I have seen this happen so many times. Abandoning the property does not mean that you do not own the property any longer. Many times lenders are reluctant to foreclose on properties. There are a couple of options:
Option #1: Sell the house. As long as the title is in your name, then you have the right to sell. At a minimum, you need to sell if for the total of the unpaid HOA fees and taxes plus any of their penalties and any other unreleased liens that are recorded against the home. Anything more than that goes in your pocket. From there you can start to really and truly rebuild your credit.
Option #2: Move back into the house. You still own it. Don't pay anyone anything (i.e. HOA, taxes, loans). One of them will foreclose on you (probably HOA association). Once they gain title, they will have to legally evict you from the house. You could effectively drag your feet for months. Meanwhile, you have "free" rent. But, it will really trash your credit even more.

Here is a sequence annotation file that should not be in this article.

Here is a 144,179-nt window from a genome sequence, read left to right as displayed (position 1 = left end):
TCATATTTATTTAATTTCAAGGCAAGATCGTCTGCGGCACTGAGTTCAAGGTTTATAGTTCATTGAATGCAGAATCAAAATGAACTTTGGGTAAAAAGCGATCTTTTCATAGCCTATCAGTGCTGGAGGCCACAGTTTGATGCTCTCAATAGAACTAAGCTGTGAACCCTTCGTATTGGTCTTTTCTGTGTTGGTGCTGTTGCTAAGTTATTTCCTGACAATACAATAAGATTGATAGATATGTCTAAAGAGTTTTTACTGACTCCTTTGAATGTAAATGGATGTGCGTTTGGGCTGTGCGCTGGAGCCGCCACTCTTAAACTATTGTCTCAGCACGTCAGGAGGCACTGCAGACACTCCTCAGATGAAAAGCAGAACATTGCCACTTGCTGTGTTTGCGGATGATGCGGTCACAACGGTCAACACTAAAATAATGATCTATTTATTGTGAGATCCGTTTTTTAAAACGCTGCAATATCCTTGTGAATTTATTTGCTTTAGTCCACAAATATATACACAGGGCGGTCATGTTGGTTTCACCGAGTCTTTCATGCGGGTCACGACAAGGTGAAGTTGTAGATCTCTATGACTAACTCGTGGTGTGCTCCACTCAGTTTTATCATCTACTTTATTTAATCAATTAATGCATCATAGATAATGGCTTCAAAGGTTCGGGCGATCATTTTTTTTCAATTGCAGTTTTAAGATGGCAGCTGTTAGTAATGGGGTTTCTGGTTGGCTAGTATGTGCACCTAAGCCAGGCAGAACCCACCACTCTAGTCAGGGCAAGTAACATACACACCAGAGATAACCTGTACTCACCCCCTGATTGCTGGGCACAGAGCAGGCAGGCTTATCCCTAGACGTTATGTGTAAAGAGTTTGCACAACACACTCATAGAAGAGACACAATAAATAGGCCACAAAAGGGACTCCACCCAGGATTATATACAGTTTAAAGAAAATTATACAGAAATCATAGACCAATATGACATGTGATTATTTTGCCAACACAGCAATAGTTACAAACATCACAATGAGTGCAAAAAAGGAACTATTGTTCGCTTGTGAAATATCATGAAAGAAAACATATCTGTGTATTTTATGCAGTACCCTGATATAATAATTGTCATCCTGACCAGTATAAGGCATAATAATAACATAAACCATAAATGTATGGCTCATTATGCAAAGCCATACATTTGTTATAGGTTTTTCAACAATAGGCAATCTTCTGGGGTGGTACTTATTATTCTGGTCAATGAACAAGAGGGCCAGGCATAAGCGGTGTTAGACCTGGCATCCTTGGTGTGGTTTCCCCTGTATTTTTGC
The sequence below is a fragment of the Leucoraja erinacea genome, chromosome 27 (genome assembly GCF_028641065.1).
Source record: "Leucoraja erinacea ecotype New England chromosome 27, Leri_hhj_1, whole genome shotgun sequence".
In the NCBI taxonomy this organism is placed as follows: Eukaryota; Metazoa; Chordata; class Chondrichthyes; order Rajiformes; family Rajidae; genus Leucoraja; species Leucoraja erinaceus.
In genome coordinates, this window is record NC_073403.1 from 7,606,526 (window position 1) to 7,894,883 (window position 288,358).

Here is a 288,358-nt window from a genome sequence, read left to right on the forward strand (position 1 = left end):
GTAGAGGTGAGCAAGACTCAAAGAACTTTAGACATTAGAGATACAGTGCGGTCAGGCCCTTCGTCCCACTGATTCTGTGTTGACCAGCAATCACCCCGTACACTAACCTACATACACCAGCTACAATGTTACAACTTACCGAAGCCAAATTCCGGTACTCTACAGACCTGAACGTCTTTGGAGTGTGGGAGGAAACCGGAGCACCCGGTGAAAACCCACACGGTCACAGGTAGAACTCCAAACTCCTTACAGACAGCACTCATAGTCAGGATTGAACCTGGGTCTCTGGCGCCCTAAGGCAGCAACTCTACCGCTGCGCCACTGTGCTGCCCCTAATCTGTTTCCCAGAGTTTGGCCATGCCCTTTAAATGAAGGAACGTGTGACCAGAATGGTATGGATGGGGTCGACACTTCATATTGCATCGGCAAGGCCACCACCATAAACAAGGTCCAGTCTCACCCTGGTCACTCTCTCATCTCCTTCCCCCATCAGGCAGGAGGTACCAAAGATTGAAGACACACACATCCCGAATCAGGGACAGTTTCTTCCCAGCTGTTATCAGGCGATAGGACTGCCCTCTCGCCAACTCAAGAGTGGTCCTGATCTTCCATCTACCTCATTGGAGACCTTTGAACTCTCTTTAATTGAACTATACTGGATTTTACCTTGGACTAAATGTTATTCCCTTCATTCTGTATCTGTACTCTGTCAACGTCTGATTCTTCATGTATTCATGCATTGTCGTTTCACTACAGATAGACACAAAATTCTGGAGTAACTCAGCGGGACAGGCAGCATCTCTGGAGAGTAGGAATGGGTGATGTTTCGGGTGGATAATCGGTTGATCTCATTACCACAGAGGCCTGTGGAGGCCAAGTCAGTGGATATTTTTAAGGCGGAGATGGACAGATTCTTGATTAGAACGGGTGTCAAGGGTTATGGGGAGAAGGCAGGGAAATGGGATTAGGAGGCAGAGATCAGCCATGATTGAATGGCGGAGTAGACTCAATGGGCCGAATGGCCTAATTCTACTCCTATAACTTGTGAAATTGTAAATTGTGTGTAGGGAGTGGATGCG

Option #3: Pay the HOA fees and taxes and regain ownership of the house. If you can somehow scrounge up the money, then you effectively gained your residence back - providing that their are no other liens attached to the property.
Hope that gives you a little direction or at least some choices.... more
4 Bed 2 Bath Home for Sale in HYATTSVILLE for $172,000Address:Â 2006 AMHERST RD,Â HYATTSVILLE, MD4BR 2FB SFH 2 Kit with granite & ceramic flrs Side balcony HWF in main level FP with mantel in LR
Keep the lines of communication open with the mortgage company. Find out who the title company was that closed on the property when you purchased it and advise them of the situation. Make sure all communications are in writing (email, letters, etc.) You may need to contact a Real Estate Attorney.... more